Students in F-1 status have a few opportunities to secure employment.
- On-campus Employment
F-1 students may work on-campus. This is a benefit of the F-1 status. Students may seek employment on the campus itself or at one of the educationally affiliated hospitals provided the employment is related to the student’s field of study. As the primary purpose of an F-1 student is to pursue a full course of study, employment while enrolled is limited to no more than 20 hours/week while school is in session. Students may work 40 hours/week during recognized school breaks.
As an F-1 student you will need a Social Security Number in order to sign onto payroll.
Curricular Practical Training (CPT) is employment authorization used for an integral part of an established curriculum" and "directly related to the student's major area of study." CPT is defined as "alternate work/study, internship, cooperative education, or any other type of required internship or practicum which is offered by sponsoring employers through cooperative agreements with the school." CPT is authorized on-campus by the Designated School Official. If your program requires any such employment experience please contact International Student Services to discuss CPT.
As an F-1 student you will need a Social Security Number in order to sign onto payroll.
Optional Practical training (OPT) is temporary employment for up to 12 months to gain practical experience in a student’s field of study. Students are eligible for OPT following one academic year. An academic year is 12 months for many of the Institute’s programs. Students may opt to use their OPT while they are enrolled. Pre-completion OPT must be part time a 20 hour/week or less. Students may use a combination of pre- and post- completion OPT although most students wait until they have completed their academic programs and apply for post-completion OPT. Post-completion OPT grants full-time employment eligibility for up to 12 months.
OPT is recommended by the Designated School Official. Once securing the recommendation an F-1 student applies for OPT approval with USCIS. Once approved USCIS will send the student and Employment Authorization Document card (EAD). The student’s employment eligibility dates are noted on the card. The student may not begin employment until the start date on the card has come to pass. Students on OPT must report change in address and all employment changes and periods of unemployment to International Student Services. Students may accrue up to 90 days of unemployment while on OPT.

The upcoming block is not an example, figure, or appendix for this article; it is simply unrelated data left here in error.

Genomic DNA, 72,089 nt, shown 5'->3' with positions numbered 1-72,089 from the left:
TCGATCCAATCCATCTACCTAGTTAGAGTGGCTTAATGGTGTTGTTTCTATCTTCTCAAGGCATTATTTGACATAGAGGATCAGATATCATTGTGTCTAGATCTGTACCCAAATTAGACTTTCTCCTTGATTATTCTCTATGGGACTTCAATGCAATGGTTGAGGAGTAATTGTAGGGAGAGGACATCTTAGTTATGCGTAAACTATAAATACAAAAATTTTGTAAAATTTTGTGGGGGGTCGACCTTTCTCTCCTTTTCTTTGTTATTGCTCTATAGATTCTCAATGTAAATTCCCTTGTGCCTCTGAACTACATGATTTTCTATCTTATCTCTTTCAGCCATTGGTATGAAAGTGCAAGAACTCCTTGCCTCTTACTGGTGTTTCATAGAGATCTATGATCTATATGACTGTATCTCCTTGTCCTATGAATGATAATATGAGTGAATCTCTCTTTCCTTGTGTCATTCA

None of the academic programs at the Institute qualify for the 17 month OPT STEM extension.
- Social Security Number (SSN)
A Social Security number (SSN) is issued to track earnings over a worker's lifetime. A Social Security Number is not employment authorization. Students holding F-1 status who are employed in the U.S. must apply for a Social Security number. Dependents in F-2 status are not eligible for a Social Security numbers. In order to issue a Social Security Number, the Social Security Administration requires evidence that you are eligible to work in the U.S. Present your passport, I-94 card, I-20 and indicated documents for the type of employment you have secured:
- On-campus employment: An original letter from a DSO showing that you are authorized to work on-campus and; Letter from the hiring department verifying that you have accepted a job offer
- Curricular Practical Training: Letter from the employer verifying that you have accepted a job offer
- Optional Practical Training: Employment Authorization Document
The Social Security Administration must also verify your immigration documents and status with Immigration before issuing the Social Security number. Note that new students may not apply for an SSN earlier than 10 business days after arriving in the U.S.
A Social Security number is not required to obtain a driver's license, cell phone, credit card, insurance, admission to an academic institution or other "non-work" reasons.
Students who will not work on campus but who receive a taxable scholarship can apply for an Individual Tax Identification Number (ITIN) for tax purposes).
Living in Boston
Becoming comfortable with your new life in Boston will make your experience at the Institute that much more successful and rewarding. The following topics are presented to help you in getting to know Americans, understand your own adjustment to life in Boston, find an apartment in the Boston area, learn about the quirks of Boston English and more.
The United States is a culturally diverse country, and it is especially so in metropolitan areas such as Boston. Most people in the US are either immigrants or descendants of immigrants from all around the world. This multiculturalism can be comforting for international visitors; it can also make it hard to identify the cultural practices of “typical Americans." However, there are some general trends of social interactions that are particular to Americans. These cultural norms can be surprising to people who come from different backgrounds. Below are some qualities and characteristic trends found in American culture. It is important to note that as with all generalizations, sometimes these trends do not apply. As always, the best way to learn about new culture is to interact with locals!